Have you ever worked in a fast food restaurant? One of those restaurants that place the menu selections directly over the heads of the cashiers so all the patrons come in and then seem to stare vacantly above your head as they make their choice. Okay, now imagine that this fast food restaurant has 20 foot tall ceilings (it's a city, only place to go is up). There's a lot of space up there, so what do the owners do? They move those menus up, until the customers who are literally drooling with hunger must crane their necks to peruse a menu now situated higher than most trees. Now think about the poor cashiers. They work hard all day, they smile, they're polite, they help you make a good if rather unhealthy selection, and they take your money. Now how are we rewarding them? Not with a smile, not with a tip, but with a perfect veiw of the contents of both our nostrils.
Think about it. Your nostils are usually at an angle of approximately 30 degrees out from the vertical line that is you. (There is the odd exception to the rule, but we won't go there.) Most people can't see up your nose unless they are actively looking, or they are standing close enough to embrace you or at least make things very uncomfortable. Even if they are that close, they must be shorter than you and looking up at the same time. Because we tend to go around meeting people in the eye, this usually angles our noses down enough so no one can look up our nose. After all, as Americans, we must keep our boogers hidden.
Now, just picture what happens every time you go into a Dairy Queen or Costa Vida (these are fast food restaurants with taller ceilings). You walk in, throw a fleeting smile to the cashier, and then avidly stare at the menu, wondering how many calories you can get away with this time. You then step up to the cashier, rattle of a list of food, forget halfway through whether you wanted the Double Bacon Bigmouth Burger or the Triple Bacon Heartattack, and pause to squint up through the haze of grease at the menu once more. The poor cashier standing over there is rewarded with a double barrel shot. No wonder most cashiers are slightly grumpy.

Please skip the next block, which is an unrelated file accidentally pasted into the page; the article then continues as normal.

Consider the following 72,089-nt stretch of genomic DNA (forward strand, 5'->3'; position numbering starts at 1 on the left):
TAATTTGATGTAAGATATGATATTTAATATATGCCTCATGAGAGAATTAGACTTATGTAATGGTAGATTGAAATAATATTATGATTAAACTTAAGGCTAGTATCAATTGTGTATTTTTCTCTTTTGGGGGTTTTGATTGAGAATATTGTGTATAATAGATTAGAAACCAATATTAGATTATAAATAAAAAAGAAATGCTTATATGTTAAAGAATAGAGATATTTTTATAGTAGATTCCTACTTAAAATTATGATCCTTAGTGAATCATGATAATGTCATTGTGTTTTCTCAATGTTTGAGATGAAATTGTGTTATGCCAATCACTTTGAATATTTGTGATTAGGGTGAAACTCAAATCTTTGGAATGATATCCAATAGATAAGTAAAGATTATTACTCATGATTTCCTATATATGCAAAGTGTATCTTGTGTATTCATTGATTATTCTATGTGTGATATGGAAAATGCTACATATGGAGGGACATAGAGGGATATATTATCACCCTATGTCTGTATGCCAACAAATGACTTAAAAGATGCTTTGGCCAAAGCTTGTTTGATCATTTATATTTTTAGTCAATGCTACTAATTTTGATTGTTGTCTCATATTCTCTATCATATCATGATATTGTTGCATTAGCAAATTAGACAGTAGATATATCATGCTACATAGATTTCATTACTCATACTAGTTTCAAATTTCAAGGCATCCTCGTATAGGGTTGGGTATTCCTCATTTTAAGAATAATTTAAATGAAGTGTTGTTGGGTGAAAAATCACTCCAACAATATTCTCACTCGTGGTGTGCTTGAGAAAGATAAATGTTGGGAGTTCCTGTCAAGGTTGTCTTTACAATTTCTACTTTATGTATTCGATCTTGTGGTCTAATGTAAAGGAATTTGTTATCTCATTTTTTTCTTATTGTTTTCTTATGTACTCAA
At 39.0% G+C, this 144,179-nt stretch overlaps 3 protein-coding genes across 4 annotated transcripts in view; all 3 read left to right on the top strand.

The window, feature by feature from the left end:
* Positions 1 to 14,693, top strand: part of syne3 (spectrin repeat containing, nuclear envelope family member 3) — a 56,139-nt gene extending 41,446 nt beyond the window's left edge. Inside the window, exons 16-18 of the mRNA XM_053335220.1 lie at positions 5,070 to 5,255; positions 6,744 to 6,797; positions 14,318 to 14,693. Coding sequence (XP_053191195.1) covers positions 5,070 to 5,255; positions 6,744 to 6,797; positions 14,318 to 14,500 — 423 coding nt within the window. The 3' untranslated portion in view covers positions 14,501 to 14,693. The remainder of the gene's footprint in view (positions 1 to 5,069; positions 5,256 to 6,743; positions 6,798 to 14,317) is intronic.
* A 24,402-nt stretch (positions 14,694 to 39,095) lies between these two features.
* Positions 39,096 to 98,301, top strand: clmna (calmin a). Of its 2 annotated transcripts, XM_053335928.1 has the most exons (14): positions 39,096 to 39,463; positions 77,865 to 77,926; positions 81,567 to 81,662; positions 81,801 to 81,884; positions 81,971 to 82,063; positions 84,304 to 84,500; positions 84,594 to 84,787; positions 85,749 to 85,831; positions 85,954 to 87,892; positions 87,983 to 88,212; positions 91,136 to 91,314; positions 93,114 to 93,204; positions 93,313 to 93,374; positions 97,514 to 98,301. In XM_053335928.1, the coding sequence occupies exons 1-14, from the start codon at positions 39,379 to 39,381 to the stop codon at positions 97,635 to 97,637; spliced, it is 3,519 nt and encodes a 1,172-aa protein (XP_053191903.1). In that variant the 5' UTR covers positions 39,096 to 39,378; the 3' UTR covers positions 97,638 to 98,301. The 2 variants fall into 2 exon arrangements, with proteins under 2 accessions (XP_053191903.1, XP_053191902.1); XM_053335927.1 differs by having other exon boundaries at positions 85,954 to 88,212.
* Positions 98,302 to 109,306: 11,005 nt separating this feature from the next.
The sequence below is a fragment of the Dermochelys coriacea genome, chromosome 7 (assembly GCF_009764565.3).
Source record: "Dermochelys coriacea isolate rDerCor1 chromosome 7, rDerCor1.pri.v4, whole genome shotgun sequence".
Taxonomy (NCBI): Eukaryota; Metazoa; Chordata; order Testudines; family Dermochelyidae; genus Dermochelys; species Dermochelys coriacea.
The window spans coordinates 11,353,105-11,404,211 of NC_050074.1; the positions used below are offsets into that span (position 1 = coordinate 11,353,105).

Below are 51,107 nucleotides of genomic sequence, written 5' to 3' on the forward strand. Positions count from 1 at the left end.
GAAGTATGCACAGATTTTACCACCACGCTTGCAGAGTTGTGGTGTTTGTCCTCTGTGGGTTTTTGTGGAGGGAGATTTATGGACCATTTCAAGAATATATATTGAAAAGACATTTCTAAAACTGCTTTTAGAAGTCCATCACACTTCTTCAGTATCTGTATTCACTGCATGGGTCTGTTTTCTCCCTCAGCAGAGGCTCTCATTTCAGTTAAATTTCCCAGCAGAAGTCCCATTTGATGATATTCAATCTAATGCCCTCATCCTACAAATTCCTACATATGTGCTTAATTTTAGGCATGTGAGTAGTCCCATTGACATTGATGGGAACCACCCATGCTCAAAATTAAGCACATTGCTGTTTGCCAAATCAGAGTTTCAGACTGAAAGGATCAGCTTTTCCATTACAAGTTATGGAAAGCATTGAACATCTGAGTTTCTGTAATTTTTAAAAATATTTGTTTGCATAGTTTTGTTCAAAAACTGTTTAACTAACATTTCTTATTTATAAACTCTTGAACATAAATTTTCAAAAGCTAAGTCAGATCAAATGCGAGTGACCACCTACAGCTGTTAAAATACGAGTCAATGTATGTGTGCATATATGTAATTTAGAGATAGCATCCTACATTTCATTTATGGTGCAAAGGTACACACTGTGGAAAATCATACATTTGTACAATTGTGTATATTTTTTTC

I was fortunate to work at one of these fast food places, a wonderful burger and salad joint called Tonyburgers that makes the best burgers in the Salt Lake Valley (it's true, the food magazine said so!) This place had 20 or 25 foot ceilings, so the lowest part of the menu was at least 12 feet up. I was unfortunately presented with a beautiful view of everyone's nose, inside and out, as they came up to order. It was, as they say, not a pretty sight.